London, Asharq Al- Awsat – The family of Abdul Majid al-Khoei, the former secretary-general of the Imam al-Khoei Foundation in London who was assassinated in 2003 in Najaf has threatened to internationalize this case if the Iraqi judiciary fails to take legal action against Moqtada al-Sadr, whom the family consider to be “the prime suspect in the murder of al-Khoei.” Al-Khoei was killed in the holy city of Najaf on 10 April 2003 at the hands of followers of Moqtada al-Sadr.
Haidar al-Khoei, who is the son of the late Imam, spoke to Asharq Al-Awsat in London on Wednesday, following news that Moqtada al-Sadr had returned to Najaf after spending almost four years in Iran. Haidar al-Khoei told Asharq Al-Awsat that “our family trusts the Iraqi judiciary. However the Iraqi judiciary and government are facing an important practical test today to undertake legal proceedings and enforce the law by arresting Moqtada al-Sadr, as an arrest warrant was issued for him by an investigative judge in Najaf in 2004. If this does not happen, we will be forced to go to the United Nationals, on the basis that the Imam al-Khoei Foundation has a seat at the UN, as a non-governmental organization. We will also go to human rights organizations and the European judiciary. We are also relying on the leaders of sisterly and friendly Arab and Islamic states to activate this case.”
Al-Khoei added: “We have verified that a leading figure in the Sadrist movement, a member of the Iraqi parliament, has requested one of the investigative judges in Baghdad to change the course of the case, via false witnesses, in order to steer the blame away from the leader of the [Sadrist] trend [Moqtada al-Sadr] and instead implicate other members of the [Sadrist] trend. This is in order to move closer to al-Sadr, and also win the internal conflict within the Sadrist movement, between the Mullahs and other members. We will disclose the name of this member of parliament, as well as those of the investigative judge, and the false witnesses, who have been involved in perverting this case.”
He went on to say “we have kept the original copy of the investigation, and the case file, in addition to video footage of the death of my father. There are also dozens of witnesses who have vowed to testify before the judiciary.”
Al-Khoei categorically denied that “Iraqi Prime Minister Nouri al-Maliki’s involvement in the process of falsifying the case file, and we have confirmed that this file was not included in the coalition deal between the Sadrist trend and al-Maliki’s State of Law bloc.”
Al-Khoei also called on the Iraqi Prime Minister to involve himself in this case, saying “we call on the [Iraqi] Prime Minister [Nouri al-Maliki] who heads a bloc called the ‘State of Law’ to apply this slogan in practice. It is imperative to apply laws when dealing with my father’s murder case, whether the suspect is a [religious] cleric, or the leader of a political movement with ministers in the cabinet. If the law is not applied in this case, how can the people of Iraq respect the law?”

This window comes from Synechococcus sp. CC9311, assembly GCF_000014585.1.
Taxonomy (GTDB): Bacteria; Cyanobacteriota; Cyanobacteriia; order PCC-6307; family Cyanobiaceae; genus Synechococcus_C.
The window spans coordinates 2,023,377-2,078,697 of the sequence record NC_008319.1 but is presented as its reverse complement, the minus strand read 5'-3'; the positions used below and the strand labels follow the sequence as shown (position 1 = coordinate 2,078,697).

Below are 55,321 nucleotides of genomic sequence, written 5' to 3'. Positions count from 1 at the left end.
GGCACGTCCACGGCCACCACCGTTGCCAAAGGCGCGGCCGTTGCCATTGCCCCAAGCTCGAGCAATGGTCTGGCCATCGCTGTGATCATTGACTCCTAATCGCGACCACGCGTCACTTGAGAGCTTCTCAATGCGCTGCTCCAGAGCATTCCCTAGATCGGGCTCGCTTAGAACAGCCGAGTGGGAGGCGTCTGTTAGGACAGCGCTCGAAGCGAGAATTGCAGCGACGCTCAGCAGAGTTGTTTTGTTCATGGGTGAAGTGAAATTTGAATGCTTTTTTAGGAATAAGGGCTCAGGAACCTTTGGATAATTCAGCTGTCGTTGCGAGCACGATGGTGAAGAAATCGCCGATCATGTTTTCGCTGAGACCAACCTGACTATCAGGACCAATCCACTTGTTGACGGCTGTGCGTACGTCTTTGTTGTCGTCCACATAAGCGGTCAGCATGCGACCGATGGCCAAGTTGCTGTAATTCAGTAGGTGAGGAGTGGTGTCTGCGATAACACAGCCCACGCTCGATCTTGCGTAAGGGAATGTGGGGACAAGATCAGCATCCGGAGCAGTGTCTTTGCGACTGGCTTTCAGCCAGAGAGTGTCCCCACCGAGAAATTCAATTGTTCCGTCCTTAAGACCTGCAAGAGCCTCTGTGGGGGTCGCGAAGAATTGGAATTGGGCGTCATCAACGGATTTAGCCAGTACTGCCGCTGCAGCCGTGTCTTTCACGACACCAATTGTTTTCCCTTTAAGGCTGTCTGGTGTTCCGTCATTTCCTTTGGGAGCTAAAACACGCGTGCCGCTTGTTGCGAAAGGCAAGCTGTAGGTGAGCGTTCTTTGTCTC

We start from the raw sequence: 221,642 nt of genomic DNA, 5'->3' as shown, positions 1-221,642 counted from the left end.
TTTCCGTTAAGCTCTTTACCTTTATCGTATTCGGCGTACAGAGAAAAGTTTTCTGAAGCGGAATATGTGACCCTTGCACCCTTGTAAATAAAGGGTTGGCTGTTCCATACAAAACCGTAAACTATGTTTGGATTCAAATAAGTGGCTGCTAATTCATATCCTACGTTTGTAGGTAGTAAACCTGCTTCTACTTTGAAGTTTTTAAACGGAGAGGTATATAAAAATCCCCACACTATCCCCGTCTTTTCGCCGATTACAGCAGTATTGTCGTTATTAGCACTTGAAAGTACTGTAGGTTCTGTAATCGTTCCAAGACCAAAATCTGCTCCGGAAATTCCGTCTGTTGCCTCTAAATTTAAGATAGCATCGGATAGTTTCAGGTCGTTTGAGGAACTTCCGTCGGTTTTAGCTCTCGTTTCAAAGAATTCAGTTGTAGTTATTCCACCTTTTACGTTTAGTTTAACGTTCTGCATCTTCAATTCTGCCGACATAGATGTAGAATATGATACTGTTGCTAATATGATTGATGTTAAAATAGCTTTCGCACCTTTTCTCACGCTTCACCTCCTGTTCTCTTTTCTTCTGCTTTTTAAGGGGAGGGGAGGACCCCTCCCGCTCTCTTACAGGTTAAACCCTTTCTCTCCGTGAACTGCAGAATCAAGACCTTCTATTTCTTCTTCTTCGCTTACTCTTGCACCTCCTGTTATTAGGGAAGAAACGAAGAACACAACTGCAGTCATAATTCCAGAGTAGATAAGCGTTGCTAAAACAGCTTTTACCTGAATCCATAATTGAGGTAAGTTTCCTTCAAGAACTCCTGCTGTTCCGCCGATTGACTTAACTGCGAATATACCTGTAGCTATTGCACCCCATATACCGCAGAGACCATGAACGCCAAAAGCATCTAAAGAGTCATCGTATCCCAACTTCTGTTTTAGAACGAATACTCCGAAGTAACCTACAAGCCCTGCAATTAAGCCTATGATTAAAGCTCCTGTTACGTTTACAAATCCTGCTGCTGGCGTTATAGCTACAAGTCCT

Al-Khoei also told Asharq Al-Awsat that “our family will continue to wait for legal proceedings to be enforced. We recall that the judiciary pressed charges against Saddam Hussein, and he was a former President. Thus, the fact that al-Sadr has ministers in the cabinet does not give him the right to close this file, which concerns the murder of the son of one of the most famous cleric in Shiite history, Abu al-Qasim al-Khoei”.
For his part, a senior Iraqi judicial source confirmed that “an arrest warrant, especially in a criminal case, does not have a statue of limitations [in Iraq] even if it was issued more than 100 years ago. This is the case whether this arrest warrant is issued against Moqtada al-Sadr or anyone else, as the Iraqi Law of Criminal Procedure does not place a statue of limitations on arrest warrants, but considers all such warrants to be active until they have been applied.”
The judicial source, who spoke to Asharq Al-Awsat on the condition of anonymity, also stressed that “No Iraqi government or official has the right to nullify an arrest warrant, or close a murder case, regardless of the name, or names, or number of the defendants”.
The judicial source also revealed that “[Abdul Majid] al-Khoei’s death is considered to be a murder, and as such it is a major criminal case. The case does not have a statue of limitations and no official is entitled to close this, unless authorized to do so by the judiciary. To the best of my knowledge, the Iraqi judiciary has not issued any order to close this case. Even if the victim’s family dropped the charges, and I do not believe al-Khoei’s family would consent to this, there is still a public right [to prosecute], which cannot be waived.”